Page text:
Compare the Fujifilm 100-400mm f4.5-5.6 R LM OIS WR lens to anything else on the APS-C camera market, and you’ll find pretty much no sort of equivalent product. It’s weather sealed, has optical image stabilization, doesn’t change its aperture very much throughout the range, and is built incredibly well. Then tag onto it the fact that it’s made by Fujifilm–one of the best lens makers of all time. Keep moving forward, and consider the fact that you’re putting this glass in front of the company’s excellent X Trans Sensors; designed by Fujifilm but manufactured by Sony. If you’re a sports, photojournalism, wildlife photographer
or professional creeper then this lens may indeed by an option that you’ll want to consider.
Announced quite a while back, the Fujifilm 100-400mm f4.5-5.6 R LM OIS WR may also be the company’s most expensive lens. But if you need something like this, it’s worth every penny.
Editor’s Note: Because there is truly nothing like this on the market at the moment in the mirrorless camera world’s APS-C offerings, we shall refrain from adding in the Comparison and Rating evaluations for each sections.
Pros and Cons
- Not as heavy as you’d think
- Weather sealing
- Feels great in the hand
- Sharp output
- Beautiful bokeh
- Aperture doesn’t change all that much, but even so you’d probably want to shoot at a higher ISO setting during the daytime
- Fast autofocus performance on both the X Pro 2 and the X Pro 1
- Though I completely understand why, some folks may be miffed at the fact that the OVF isn’t practical with a lens like this
- Holding it vertically is tough
- Zooming in and out moves the scene that you’re viewing due to the motion involved with tuning the zoom ring. A push/pull design would have been nicer
The Fujifilm 100-400mm f4.5-5.6 R LM OIS WR lens was tested with the Fujifilm X Pro 2 and the X Pro 1.
Specs taken from our announcement post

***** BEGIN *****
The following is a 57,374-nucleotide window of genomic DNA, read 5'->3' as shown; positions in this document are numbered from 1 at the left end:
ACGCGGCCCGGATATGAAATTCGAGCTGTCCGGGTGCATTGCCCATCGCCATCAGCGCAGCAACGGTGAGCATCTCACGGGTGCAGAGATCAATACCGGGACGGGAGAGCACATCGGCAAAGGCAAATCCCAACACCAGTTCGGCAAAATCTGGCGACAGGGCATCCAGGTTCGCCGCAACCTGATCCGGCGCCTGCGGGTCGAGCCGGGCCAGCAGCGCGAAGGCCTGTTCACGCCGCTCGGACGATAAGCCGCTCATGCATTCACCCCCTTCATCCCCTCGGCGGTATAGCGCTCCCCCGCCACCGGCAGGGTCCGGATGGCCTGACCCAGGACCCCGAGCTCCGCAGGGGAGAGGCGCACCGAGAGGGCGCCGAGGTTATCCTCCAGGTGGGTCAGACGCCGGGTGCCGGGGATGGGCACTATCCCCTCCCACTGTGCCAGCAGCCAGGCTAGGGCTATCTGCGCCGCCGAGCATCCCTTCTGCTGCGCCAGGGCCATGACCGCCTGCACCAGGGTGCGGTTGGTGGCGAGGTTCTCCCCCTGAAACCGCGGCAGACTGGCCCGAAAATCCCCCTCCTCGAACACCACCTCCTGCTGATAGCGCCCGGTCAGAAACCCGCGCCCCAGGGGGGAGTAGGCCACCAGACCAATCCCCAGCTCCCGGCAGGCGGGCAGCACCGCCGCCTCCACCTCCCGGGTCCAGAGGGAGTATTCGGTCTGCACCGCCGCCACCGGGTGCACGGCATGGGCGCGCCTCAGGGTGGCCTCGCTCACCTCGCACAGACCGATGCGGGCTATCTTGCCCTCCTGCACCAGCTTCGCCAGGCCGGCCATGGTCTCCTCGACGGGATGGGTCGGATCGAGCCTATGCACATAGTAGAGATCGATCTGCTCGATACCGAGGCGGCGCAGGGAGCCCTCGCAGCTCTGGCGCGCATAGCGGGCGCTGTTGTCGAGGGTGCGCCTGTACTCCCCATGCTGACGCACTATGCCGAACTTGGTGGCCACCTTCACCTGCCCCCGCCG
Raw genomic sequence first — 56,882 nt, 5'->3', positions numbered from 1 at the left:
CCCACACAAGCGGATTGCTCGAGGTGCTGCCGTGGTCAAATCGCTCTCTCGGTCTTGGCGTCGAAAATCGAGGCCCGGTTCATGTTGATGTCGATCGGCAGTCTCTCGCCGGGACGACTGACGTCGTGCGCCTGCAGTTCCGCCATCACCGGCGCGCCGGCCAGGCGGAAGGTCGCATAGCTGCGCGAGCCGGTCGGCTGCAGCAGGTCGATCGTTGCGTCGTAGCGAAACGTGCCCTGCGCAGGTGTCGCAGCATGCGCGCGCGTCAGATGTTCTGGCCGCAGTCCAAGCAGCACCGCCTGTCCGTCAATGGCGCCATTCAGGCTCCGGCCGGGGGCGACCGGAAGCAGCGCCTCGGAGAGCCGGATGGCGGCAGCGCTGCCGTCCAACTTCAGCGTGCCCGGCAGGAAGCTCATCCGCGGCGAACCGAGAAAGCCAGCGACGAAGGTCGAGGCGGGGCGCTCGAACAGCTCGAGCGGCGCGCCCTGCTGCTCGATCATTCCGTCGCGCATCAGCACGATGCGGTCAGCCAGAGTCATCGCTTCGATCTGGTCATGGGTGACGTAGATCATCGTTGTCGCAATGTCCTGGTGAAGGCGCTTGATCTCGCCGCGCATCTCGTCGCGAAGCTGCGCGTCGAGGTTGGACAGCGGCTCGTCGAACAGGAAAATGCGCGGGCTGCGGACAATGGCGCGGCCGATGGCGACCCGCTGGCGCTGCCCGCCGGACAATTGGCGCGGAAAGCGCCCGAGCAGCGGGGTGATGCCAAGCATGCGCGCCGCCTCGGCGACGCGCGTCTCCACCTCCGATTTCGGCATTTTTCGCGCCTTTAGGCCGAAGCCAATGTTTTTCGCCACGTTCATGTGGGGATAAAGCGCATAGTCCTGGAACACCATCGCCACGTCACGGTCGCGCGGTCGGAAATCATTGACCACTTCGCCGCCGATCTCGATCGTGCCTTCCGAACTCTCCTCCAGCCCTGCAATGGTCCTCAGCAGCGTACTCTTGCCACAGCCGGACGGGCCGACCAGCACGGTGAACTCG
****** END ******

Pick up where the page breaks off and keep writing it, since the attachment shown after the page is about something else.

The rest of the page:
The FUJINON XF100-400mmF4.5-5.6 R LM OIS WR will be available in February 2016 for USD $1,899.95 and CAD $2,149.99.
- Uses 21 elements in 14 groups, and 5 extra-low dispersion elements and 1 super extra low dispersion elements
- Rounded 9 blade aperture
- 1/3 EV (15 steps)
- Water-repellent fluorine coating
- Weather-sealed with 13 water and dust resistant seals at 12 points
- Included lens hood features a sliding window for accessing a polarizing filter and locking mechanism
- Compatible with XF1.4X TC WR teleconverter (140-560mm F6.3-8 or 213-853mm in 35mm equivalent)
- Compatible with optional lens plate (MLP-75XF) and optional ARCA SWISS tripods
The Fujifilm 100-400mm f4.5-5.6 lens is pretty serious as far as Fujifilm’s lenses go. There’s quite a bit going on here and you can tell just from the ergonomic build that it is surely designed to do some serious work. What you’ll see dominating the lens is the giant zoom ring in the middle with textured surfaces to make gripping it better. In front of that is the small focusing ring.
Behind both of these rings is the very small aperture ring/variable control ring setting. Additionally, as you can see the lens becomes an overall smaller package without the lens hood attached.
Move towards the front of the lens and what you’ll find is the giant front element. The lens hood has a little door for you to make adjusting a circular polarizer easier if you happen to attach one.
Considering the fact that this lens has a very large zoom range, it will not have a depth of field preview scale; and we can’t really expect one here.
When the lens is zoomed all the way in, it extends by around 2/3rds of its otherwise compacted size. Just keep this in mind if you’ve got people closely around you.
On the side of the lens, you’ll find the only controls: OIS, aperture, focusing range, etc. In addition to this, you’ll also spot the tripod collar.